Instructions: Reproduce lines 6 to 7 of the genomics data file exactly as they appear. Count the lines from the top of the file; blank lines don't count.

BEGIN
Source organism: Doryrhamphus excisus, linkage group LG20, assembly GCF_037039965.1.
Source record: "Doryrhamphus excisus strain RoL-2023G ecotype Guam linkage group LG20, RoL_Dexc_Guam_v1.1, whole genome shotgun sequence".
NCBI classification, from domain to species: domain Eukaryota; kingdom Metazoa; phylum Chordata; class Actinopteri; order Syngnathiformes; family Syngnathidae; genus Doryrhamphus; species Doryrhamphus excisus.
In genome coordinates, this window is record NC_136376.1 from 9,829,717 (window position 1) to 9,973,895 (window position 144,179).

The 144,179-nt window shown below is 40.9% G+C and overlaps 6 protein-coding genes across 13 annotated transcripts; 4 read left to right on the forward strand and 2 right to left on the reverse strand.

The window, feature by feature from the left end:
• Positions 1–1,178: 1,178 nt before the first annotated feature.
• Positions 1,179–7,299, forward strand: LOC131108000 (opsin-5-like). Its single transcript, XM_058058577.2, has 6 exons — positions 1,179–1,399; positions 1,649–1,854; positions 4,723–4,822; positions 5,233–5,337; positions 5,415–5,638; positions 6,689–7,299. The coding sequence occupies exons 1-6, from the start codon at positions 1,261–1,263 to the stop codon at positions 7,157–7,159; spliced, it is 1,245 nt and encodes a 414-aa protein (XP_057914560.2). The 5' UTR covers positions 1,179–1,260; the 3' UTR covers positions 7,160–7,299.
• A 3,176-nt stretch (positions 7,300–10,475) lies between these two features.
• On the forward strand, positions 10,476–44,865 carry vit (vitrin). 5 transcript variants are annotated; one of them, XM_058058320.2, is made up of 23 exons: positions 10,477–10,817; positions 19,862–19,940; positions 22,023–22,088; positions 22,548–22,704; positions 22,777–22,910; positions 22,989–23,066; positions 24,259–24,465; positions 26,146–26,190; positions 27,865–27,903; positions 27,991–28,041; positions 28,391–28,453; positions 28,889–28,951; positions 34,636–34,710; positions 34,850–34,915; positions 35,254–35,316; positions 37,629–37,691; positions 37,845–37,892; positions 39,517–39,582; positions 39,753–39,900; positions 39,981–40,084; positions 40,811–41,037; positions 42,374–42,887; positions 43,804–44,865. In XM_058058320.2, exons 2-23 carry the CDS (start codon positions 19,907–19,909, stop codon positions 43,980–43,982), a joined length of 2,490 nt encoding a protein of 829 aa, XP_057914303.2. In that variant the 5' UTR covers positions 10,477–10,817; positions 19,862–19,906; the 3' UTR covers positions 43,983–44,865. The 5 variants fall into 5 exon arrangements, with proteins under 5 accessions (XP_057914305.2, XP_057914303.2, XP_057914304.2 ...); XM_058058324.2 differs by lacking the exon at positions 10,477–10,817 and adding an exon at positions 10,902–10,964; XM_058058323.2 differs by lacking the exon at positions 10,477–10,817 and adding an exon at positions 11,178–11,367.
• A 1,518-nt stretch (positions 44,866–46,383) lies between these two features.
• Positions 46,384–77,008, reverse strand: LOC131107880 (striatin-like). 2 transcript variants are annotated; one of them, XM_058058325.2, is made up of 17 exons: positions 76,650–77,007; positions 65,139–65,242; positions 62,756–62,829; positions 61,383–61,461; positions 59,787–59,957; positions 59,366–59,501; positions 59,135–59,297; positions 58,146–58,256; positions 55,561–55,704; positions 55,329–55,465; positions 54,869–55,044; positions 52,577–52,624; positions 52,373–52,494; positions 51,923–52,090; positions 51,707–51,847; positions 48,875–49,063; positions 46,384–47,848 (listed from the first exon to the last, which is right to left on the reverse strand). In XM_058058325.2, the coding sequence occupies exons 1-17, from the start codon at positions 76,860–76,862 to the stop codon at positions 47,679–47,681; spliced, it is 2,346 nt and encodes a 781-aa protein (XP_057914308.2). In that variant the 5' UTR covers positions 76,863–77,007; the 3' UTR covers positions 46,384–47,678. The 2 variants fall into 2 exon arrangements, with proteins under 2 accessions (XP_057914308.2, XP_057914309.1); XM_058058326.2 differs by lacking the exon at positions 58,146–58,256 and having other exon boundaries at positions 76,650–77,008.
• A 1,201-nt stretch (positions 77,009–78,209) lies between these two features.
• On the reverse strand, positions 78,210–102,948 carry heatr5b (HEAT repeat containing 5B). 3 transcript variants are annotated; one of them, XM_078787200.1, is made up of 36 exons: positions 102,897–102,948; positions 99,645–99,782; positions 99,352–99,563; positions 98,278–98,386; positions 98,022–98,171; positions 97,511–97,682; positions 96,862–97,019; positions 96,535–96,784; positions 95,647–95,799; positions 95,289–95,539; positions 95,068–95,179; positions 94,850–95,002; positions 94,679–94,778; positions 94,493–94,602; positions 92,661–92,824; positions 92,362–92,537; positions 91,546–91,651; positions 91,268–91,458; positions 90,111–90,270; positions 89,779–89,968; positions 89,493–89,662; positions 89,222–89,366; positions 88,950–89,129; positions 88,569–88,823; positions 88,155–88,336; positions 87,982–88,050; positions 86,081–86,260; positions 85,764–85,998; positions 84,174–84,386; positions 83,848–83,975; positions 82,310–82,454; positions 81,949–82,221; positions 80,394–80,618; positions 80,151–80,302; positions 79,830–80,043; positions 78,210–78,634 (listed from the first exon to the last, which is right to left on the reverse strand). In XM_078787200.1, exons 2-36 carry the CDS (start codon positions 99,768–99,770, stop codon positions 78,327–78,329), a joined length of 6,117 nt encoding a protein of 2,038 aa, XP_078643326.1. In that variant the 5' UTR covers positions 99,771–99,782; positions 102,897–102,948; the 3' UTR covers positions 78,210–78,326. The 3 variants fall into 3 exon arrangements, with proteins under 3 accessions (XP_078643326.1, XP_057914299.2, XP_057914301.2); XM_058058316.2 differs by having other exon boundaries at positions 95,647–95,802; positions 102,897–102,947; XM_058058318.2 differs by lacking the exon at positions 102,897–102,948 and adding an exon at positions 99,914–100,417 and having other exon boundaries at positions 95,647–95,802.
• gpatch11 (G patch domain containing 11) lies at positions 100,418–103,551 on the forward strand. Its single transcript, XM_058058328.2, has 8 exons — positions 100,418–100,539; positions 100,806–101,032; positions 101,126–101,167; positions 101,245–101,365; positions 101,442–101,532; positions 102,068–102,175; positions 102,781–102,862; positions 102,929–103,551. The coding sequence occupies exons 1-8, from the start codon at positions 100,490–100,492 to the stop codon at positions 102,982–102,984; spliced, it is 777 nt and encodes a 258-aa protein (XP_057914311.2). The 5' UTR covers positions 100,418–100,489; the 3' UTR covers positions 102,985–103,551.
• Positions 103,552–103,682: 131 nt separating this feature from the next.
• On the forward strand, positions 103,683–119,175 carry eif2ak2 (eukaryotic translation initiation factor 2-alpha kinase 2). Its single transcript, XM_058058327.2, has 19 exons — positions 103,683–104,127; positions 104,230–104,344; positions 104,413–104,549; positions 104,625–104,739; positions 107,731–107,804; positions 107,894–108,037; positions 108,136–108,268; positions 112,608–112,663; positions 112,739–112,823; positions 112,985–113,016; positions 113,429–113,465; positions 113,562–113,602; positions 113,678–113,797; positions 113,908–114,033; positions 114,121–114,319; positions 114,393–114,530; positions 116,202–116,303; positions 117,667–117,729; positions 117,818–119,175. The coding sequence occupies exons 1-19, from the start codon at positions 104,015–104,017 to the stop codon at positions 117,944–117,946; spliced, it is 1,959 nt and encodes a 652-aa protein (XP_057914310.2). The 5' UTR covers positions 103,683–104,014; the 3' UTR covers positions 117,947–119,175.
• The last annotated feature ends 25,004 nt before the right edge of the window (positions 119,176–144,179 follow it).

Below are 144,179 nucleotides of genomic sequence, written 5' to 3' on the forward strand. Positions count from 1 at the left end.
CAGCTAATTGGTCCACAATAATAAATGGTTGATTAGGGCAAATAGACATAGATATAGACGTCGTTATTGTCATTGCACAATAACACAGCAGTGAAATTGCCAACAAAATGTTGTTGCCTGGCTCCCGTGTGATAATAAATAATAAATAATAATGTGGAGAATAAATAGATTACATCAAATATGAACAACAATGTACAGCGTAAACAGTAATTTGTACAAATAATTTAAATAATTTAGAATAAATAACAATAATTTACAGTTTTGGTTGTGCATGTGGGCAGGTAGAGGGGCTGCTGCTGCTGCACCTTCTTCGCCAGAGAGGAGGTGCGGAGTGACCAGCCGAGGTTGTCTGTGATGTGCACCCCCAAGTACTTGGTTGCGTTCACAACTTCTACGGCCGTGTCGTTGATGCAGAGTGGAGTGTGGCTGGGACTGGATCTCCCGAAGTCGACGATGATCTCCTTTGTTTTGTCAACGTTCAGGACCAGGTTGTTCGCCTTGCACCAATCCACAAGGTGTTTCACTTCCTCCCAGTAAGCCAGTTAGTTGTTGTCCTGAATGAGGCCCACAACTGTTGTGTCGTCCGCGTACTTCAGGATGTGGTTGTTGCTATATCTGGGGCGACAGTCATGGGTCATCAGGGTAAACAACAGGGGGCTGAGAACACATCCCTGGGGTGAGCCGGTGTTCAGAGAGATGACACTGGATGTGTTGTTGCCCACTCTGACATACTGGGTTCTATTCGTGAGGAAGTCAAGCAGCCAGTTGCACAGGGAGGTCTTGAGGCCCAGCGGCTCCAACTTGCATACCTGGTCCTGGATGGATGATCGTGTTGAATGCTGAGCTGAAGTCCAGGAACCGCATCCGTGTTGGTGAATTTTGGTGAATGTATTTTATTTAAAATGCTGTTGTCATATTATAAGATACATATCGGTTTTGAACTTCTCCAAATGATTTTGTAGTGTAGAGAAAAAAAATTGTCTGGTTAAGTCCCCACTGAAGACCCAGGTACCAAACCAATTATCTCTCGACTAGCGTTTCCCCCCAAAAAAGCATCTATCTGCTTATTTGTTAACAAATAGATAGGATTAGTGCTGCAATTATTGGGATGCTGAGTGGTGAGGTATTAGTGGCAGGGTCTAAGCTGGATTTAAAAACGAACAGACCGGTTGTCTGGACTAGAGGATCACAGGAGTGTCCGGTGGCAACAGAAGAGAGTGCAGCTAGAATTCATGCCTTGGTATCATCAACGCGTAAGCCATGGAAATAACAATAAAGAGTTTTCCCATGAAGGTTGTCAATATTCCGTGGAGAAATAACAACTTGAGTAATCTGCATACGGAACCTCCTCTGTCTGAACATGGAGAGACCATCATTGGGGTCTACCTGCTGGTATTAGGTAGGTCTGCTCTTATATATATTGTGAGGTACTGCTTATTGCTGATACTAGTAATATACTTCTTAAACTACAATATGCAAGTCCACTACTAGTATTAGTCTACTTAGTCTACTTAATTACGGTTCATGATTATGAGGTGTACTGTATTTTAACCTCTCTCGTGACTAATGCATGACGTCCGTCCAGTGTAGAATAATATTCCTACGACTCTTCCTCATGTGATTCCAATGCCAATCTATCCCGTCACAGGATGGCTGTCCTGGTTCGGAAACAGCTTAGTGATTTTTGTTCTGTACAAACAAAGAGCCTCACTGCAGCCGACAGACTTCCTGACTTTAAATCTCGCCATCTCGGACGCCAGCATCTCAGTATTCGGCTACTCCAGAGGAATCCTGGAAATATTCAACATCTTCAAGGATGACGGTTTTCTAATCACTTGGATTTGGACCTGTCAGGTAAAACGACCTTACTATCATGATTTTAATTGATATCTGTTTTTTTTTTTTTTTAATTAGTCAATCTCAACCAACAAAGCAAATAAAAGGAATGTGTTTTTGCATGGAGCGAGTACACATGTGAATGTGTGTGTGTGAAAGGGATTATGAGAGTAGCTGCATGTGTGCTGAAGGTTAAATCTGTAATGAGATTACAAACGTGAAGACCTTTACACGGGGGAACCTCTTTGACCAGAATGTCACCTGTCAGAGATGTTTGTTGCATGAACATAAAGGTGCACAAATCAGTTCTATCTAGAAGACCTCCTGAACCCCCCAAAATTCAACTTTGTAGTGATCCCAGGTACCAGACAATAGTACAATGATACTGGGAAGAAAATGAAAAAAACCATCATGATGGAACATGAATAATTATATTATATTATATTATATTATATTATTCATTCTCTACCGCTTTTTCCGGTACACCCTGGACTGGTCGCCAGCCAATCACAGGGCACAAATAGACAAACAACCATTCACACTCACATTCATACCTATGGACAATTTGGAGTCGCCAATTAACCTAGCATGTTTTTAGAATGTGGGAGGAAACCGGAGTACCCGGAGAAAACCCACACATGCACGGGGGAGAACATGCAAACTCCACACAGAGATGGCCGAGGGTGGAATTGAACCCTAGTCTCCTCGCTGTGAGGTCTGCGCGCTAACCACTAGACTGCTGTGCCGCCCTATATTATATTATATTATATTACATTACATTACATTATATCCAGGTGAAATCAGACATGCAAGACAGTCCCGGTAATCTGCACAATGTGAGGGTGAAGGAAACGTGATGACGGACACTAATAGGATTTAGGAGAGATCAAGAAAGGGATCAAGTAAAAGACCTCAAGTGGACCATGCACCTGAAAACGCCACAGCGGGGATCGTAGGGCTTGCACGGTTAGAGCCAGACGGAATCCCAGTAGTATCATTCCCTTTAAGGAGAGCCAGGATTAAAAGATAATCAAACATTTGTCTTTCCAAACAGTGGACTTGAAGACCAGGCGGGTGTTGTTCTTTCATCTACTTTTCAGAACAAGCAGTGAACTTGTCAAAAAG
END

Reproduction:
The window, feature by feature from the left end:
• Positions 1–1,178: 1,178 nt before the first annotated feature.